His work has been exhibited in at the Leonard Street Gallery in London, he also took part in the 11 Spring Spring St. show, curated by Wooster Collective, ABC no Rio Gallery in NYC, and has been talked and blogged about in a profuse number of street art & culture publications such as: The Village Voice, Wooster Collective, Animal New York, Visualresistance, A Brooklyn Life, Art of the State Blog, Tiki Chris (Juxtapose Magazine), Feedmecoolshit, Sidewalkpressed, just to name a few.
“Woman With Budgie” by Aaron Johnson
Aaron Johnson: Aaron Johnson lives and works in Brooklyn, NY, and holds an MFA from Hunter College (2005). His work has been exhibited at institutions including the Hudson Valley Center for Contemporary Art, Peekskill NY; and The Knoxville Museum of Art, Tennessee; and at galleries such as Stux Gallery, NY; Priska C. Juschka Fine Art, NY; Maddox Art, London; and Mogadishni, Copenhagen. He has received reviews in numerous publications including the New York Times, Art News, Whitewall Magazine, Time Out London, Beautiful/Decay, and The Village Voice. His work is included in the permanent collections of the Frederick R. Weisman Foundation and the Museum of Modern Art.
“Works that are visceral, beautiful and flamboyantly timely, which is saying a lot” Roberta Smith, The New York Times
Drawing by Gino Perez
Gino Perez: Gino Perez is a Los Angeles native with Mexican and Native American roots. From the time he was born he was surrounded by art. His mother is an artist and a seamstress. His father, an artist as well, spent much of Gino’s early life in jail and battling addiction.
Growing up in Highland Park with four sisters and a brother, Gino countered his humble beginnings by immersing himself in his love for skateboarding. By age 17 he was traveling the world as a professional with such notables as Mark Gonzales.
It was on his travels that Gino came into contact with the works of Picasso, Miro and Basquiat, whose pieces inspired him along with those of his own parents as he started drawing and painting.
Ben Jones: Ben Jones (Pittsburgh, 1977) lives and works in Providence, Rhode Island. He holds a BFA from the Massachusetts College of Art. He was one of the founding members of the artist collective Paper Rad. Selected exhibitions and screenings include: Foxy Productions, New York (solo); Andreas Melas Presents, Athens (solo); Deitch Projects, New York; Peres Projects, Berlin; Pace Wildenstein, New York; CANADA, New York; Green on Red Gallery, Dublin; The Museum of Modern Art, New York; The New Museum of Contemporary Art, New York; Tate Britain, London; Musee d’ Art Moderne de la Ville de Paris/ARC, Paris; Yerba Buena Center for the Arts, San Francisco; The Liverpool Biennial, Liverpool.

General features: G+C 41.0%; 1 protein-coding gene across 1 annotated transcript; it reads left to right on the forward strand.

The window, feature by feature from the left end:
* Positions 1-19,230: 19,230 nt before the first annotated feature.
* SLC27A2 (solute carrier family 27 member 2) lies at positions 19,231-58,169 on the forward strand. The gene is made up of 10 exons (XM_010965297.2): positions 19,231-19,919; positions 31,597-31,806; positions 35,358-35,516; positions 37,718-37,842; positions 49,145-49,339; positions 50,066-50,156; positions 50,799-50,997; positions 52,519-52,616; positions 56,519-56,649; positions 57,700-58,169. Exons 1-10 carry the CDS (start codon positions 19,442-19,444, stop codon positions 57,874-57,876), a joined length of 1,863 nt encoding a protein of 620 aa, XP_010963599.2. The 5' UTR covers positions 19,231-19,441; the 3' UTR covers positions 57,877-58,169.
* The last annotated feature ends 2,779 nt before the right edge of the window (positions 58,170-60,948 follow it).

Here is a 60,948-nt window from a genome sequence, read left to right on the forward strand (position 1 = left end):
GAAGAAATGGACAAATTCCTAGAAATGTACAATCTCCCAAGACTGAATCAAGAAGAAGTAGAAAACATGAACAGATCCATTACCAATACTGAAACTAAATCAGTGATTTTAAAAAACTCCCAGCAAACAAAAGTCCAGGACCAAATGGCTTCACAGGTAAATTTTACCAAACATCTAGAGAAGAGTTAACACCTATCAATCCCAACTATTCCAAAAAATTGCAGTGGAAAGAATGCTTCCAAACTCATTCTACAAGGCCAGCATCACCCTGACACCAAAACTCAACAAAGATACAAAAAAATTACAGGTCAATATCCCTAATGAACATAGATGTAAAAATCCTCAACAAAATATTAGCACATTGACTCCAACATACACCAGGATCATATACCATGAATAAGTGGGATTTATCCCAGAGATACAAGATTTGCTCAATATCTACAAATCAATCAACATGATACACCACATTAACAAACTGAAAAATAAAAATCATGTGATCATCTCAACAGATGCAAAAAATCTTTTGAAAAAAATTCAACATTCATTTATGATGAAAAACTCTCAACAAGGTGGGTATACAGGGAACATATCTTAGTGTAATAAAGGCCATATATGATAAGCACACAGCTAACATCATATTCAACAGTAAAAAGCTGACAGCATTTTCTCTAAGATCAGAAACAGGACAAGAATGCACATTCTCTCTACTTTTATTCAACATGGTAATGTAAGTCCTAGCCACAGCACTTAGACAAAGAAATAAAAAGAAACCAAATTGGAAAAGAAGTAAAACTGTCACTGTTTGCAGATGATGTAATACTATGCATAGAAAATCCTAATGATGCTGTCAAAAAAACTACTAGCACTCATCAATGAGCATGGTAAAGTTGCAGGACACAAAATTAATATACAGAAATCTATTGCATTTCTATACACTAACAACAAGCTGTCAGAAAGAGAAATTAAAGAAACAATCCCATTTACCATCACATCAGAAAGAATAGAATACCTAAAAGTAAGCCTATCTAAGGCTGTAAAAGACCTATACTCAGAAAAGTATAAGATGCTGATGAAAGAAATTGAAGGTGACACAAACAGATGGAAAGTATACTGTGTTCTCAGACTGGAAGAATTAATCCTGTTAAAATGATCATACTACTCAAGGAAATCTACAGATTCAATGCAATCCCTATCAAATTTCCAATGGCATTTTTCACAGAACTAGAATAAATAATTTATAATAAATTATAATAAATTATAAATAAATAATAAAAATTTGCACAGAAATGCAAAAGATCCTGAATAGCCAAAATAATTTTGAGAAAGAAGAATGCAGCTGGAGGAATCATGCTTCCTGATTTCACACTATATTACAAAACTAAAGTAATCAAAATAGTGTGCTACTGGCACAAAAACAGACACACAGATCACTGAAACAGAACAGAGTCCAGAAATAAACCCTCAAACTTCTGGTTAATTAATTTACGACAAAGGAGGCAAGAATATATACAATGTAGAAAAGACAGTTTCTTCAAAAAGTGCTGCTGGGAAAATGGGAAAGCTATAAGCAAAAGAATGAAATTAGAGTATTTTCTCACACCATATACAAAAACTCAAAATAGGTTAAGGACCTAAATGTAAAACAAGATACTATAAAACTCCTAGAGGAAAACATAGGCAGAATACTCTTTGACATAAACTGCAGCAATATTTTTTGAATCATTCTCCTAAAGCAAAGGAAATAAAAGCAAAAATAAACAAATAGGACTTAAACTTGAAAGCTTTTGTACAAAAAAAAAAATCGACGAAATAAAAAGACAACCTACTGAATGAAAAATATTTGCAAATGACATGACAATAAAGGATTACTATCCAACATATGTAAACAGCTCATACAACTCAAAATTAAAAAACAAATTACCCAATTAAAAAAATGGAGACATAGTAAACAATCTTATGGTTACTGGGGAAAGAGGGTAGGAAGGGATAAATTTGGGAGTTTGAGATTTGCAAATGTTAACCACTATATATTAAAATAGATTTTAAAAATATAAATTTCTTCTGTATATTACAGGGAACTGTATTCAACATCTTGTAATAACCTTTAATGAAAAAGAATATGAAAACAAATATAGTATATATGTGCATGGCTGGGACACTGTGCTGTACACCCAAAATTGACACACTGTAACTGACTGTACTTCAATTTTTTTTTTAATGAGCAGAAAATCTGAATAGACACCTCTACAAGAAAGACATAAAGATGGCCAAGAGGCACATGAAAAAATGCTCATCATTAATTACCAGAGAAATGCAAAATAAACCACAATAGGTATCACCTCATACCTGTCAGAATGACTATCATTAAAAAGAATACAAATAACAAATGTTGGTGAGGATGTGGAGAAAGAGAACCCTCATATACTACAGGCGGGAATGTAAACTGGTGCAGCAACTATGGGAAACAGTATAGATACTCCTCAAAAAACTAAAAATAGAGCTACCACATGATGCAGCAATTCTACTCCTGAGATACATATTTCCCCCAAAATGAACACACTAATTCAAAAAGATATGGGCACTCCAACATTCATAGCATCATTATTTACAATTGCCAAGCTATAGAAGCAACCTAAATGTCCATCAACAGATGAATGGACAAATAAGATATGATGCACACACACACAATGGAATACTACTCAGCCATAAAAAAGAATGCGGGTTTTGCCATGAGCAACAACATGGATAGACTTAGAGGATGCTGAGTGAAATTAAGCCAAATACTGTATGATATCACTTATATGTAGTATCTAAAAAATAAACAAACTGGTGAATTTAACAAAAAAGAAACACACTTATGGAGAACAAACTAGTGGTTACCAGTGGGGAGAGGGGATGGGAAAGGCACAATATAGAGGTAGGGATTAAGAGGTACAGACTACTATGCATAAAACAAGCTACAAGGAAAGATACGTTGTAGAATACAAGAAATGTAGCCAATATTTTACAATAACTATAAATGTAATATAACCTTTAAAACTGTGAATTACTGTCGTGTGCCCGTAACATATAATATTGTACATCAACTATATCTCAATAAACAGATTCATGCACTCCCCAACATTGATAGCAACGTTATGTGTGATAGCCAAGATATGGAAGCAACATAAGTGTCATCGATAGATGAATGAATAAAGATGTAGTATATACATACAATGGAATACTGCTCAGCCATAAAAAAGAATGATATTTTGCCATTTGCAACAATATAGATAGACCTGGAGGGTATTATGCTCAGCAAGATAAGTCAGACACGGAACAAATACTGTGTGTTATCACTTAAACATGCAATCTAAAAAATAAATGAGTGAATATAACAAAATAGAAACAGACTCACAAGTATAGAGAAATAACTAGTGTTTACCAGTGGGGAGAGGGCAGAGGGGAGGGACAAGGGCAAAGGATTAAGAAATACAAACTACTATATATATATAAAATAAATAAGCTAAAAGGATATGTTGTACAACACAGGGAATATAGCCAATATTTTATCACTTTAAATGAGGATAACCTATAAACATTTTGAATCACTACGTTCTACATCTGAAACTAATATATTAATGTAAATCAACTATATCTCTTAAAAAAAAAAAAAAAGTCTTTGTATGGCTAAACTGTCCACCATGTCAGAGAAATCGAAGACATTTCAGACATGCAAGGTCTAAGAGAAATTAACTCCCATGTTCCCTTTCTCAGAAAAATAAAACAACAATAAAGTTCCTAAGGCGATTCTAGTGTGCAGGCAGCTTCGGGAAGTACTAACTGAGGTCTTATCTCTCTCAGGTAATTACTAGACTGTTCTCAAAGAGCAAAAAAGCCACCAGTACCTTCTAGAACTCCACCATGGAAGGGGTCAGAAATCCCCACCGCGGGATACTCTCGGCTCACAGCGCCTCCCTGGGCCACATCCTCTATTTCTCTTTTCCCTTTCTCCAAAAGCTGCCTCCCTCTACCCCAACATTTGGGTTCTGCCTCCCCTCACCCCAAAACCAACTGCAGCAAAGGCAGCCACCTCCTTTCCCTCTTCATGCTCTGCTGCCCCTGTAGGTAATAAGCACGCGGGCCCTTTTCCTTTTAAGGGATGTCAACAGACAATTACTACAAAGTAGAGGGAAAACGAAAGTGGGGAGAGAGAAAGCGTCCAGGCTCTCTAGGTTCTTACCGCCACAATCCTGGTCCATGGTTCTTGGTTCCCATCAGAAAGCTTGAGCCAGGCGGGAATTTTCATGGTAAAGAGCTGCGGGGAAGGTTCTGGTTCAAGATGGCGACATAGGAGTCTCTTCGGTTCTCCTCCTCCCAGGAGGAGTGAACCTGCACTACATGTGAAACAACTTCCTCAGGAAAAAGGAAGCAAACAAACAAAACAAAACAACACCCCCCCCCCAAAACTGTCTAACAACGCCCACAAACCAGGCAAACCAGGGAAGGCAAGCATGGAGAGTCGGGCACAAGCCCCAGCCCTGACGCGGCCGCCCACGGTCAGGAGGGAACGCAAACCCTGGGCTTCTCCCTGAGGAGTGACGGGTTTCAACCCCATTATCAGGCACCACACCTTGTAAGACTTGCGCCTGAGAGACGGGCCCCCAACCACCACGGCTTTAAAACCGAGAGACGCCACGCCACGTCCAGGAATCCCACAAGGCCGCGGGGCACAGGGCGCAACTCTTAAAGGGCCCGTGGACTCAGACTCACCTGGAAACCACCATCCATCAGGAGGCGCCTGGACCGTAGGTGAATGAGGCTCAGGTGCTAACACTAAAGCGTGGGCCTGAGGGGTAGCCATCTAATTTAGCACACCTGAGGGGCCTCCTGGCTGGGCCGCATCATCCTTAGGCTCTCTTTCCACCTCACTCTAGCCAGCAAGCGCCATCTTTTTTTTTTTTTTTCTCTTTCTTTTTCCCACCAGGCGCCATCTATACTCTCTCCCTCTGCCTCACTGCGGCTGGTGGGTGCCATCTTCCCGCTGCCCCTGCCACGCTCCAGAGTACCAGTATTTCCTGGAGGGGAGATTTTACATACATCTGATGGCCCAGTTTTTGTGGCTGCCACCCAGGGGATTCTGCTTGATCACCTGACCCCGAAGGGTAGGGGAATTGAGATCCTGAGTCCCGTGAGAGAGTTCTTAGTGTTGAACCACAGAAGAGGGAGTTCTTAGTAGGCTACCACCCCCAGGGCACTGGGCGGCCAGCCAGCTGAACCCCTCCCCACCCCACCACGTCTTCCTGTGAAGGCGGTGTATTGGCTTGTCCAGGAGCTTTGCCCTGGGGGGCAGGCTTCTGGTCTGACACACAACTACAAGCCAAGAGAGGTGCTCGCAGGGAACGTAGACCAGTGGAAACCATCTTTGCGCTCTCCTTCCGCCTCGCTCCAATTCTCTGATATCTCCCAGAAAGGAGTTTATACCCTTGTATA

Decoration Painting by Ben Jones
In the Project Room:
Collage by BAST
BAST: Showing small intimate collages from his Brooklyn studio, BAST is an artist whose roots are as much tied to Brooklyn as rice is to China. He was raised on a healthy dose of break dance culture where the order of the day was learning from the streets and gaining fame by gracing its walls. With roots planted firmly in the pavement it is easy to see why destruction and precarious situations are often depicted in his work. The medium is often addressed the same way, treated as if it had been left out in the rain, then later beaten to a pulp for good measure – before being brought inside and nursed back to health.
BAST’s work continually incorporates a smug sense of humor, twisted story lines and his own spin on Americana – in a “gold front teeth” sort of way. Guns, grenades and Molotov cocktails are often waiting to be unleashed by a host of Disney and WB characters who seem to use their weapons as carelessly as kids use water balloons, often asking the question, “What if cartoon characters ruled the world?”
Like the dozens of “eyes” that often grace the faces of BAST’s characters, he too seems to have the need for more than one pair. His images are often an eclectic montage of pop culture, legal action and guerilla warfare that seem to retain a ‘sense of immediacy’.